(This seems to be) an ill-omened way to begin a purportedly more open and transparent administration.

James Radda

Lake Oswego

‘Council members take note‘

Regarding the city council document leak, Councilor Donna Jordan, the leaker, said, “You can put ‘Mary had a little lamb’ and mark it ‘confidential.’ It doesn’t make it confidential.” She’s right. Most city-level documents are made confidential to protect some employee’s privacy and reputation or some deliberative discussion that is not intended to have an immediate result. Unless a confidential document is protected by law, any council member is welcome to divulge it to the public.

Confidentiality is a way to have a provocative discussion within the group and be able speak freely. Donna Jordan has communicated clearly to the rest of the city council. She has essentially told them, “Unless you agree with me, I will attempt to undermine you. I have no interest in maintaining trust within the group.”

Council members take note. Donna Jordan cannot be trusted. You will need to either draw her into the circle or cut her out of the conversation. Otherwise, she will poison your deliberations.

Tom Maginnis

Lake Oswego

Winter, that cold time of the year

It is cold as cold can be,

Frost is frozen to every tree,

If a snowflake falls we wait,

And hope for another winter like we had in 2008,

When snow was dumping on the ground,

And hot cocoa and smiles were passed around,

When school was not spoken of for weeks,

And every child had rosy cheeks,

Someday that will happen again,

All I ask now is when, when, when!

Ava Seyle, age 12

Lakeridge Junior High

‘I suggest that everyone calm down’

There have been a lot of letters and newspaper articles accusing our new mayor of not being open and transparent when choosing a new interim city manager.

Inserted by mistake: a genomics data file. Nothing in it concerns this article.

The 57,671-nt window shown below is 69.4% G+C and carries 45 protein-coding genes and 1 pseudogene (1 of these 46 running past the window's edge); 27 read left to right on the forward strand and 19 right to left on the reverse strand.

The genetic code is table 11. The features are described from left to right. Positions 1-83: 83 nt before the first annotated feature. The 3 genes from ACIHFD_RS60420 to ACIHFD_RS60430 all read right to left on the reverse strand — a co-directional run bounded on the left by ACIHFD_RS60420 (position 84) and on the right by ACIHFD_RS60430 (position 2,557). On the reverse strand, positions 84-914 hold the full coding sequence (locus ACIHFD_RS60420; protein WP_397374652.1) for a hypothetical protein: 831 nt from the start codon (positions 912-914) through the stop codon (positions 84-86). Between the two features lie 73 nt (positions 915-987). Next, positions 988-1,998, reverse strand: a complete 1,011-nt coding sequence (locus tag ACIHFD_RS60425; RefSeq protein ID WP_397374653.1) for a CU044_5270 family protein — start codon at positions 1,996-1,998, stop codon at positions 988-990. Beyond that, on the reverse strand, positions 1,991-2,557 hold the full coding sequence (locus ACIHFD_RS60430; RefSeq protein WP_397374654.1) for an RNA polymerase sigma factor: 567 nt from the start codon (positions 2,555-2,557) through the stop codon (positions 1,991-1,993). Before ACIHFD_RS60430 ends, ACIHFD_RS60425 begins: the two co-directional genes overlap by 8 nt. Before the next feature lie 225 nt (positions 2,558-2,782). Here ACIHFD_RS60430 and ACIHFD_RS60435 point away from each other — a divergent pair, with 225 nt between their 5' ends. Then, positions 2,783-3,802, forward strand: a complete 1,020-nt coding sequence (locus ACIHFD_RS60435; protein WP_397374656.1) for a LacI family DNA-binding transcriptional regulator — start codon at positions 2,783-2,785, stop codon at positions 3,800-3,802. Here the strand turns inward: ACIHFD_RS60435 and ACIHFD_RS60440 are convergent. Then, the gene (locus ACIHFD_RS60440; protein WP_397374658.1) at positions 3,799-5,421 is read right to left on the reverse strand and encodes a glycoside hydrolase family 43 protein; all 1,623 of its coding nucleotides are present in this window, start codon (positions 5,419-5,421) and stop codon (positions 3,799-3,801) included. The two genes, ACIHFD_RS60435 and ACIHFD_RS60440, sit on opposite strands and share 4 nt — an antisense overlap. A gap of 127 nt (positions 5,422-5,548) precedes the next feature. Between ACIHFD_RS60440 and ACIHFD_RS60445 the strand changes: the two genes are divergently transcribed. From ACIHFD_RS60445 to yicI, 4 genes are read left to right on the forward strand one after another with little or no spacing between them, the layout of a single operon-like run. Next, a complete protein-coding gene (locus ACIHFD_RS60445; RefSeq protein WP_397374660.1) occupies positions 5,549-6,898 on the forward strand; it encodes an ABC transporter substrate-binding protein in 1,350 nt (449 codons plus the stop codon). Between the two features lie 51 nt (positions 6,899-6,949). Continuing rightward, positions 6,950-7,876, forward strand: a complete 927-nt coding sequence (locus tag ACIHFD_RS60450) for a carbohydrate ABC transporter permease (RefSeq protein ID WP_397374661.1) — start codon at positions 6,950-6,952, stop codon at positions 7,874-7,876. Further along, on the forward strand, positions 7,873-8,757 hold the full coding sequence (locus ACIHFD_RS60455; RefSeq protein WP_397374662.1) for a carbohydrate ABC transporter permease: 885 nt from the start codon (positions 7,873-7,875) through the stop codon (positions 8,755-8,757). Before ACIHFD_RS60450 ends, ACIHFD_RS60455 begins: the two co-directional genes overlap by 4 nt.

David Donaldson was appointed interim city manager in 2012 with a one year contract that was due to expire in February 2013. Mr. Donaldson was hired by Mayor Hoffman and the council following discussions that took place in private. There was no public hearing or input for this action and none required.

Prior to the Jan.15, 2013 council meeting, Mayor Studebaker informed all city councilors, both verbally and in writing, of his proposal to hire Tom Coffee as interim city manager to replace David Donaldson and return Mr. Donaldson to his prior position of assistant city manager.

Tom Coffee was hired in a 5 to 2 (Jordan/Gustafson) decision in open televised session, after discussion amongst all councilors.

Unquestionably, Mr. Coffee has the experience and credentials to be interim city manager.

I suggest that everyone calm down and let the city council do the job (it was) elected to do.

Change can be hard but Mayor Studebaker and the new council were elected to change the direction of the prior councils and restore a focus on Lake Oswego. They pledged to:

Prioritize local needs

Restore fiscal responsibility

Refocus on essential city services

Preserve local community character

Respect all citizens and their rights

There is a lot of work to be done and the mayor and council need the support of city staff and the community to do what they were elected to do.

Kathe Worsley

Weed, Calif.